I was interviewed by The Times yesterday for its story about the Church Commissioners holding a significant investment in Alphabet, the parent company of Google, despite its tax position. I have to admit I do not know if the quotes made it to the story - I have not got a Times sub right now. This comes from the publicly visible part of the story:
The Church of England is investing millions of pounds in Google despite its promise to confront companies that are accused of tax avoidance.
The church also paid one of its executive commissioners £463,000 last year, almost six times the Archbishop of Canterbury’s stipend and about 20 times the minimum pay for a parish priest.
Both aspects are interesting, and as I em engaging with a number of investors these days I share my opinion here.
My view is that it is very difficult for charitable trustees to completely ignore the market presence of some companies unless they find them especially egregious. More than that though I am not sure they should. Those with substantial funds to invest (and the Church Commissioners meet that criteria) can have as much impact by being active thorns in the side of the companies in which they have stakes as they can by divesting. Divestment may be a wholly appropriate act for the individual or small fund but for the larger investor this is just issuing an invitation to be ignored when by holding a stake they can instead demand that reform take place.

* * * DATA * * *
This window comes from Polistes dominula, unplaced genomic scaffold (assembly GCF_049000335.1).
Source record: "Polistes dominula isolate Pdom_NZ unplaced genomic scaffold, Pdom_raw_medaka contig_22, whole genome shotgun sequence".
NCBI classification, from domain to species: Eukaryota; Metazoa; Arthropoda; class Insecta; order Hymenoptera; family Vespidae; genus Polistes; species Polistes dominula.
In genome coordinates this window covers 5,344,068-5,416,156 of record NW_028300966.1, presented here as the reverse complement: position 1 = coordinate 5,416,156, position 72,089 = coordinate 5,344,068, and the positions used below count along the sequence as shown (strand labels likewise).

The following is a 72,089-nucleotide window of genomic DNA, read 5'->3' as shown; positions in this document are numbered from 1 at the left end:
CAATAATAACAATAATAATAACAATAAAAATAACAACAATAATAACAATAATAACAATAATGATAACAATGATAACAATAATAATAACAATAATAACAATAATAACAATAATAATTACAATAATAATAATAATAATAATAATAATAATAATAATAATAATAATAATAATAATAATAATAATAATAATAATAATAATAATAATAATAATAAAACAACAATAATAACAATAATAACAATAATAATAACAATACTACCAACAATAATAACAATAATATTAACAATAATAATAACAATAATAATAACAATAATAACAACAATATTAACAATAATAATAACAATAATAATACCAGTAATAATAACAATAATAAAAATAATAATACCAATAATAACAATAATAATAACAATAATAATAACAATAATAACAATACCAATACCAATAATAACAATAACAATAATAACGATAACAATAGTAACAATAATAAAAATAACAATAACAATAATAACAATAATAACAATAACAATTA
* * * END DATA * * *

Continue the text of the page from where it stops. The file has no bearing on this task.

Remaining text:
I do not criticise the Church Commissioners for having a stake in that case but do believe that they have a duty to make clear that they expect the company to respond to shareholder demands, and that there are at least three of those. The first is that tax is paid in the right place, at the right rate and at the right time. That meets the company's ethical and legal obligations. It also reduces shareholder risk, considerably.
The second is that that Alphabet (and other companies) make clear their commitment to this policy and not by some token gesture, boiler plate statement of the type the UK government is currently proposing but instead by the creation of policy on which they intend to proactively report in future.
Which means that the third demand should be that the company evidence its right behaviour by publishing full country-by-country reporting. Nothing less will do.
The current Church Commissioners statement on tax, ethics and investing falls way short of this standard, It is not good enough as a result. They need to get their act together, and soon.
Executive pay may be another case where they might need to review policy. Christian vocations come in many forms. Few have £400,000+ salaries attached to them. I do not propose that Church Commissioner employees act charitably, but I simply do not believe that salaries of that level are required.
There appears to be a compelling case for some different thinking in the CoE.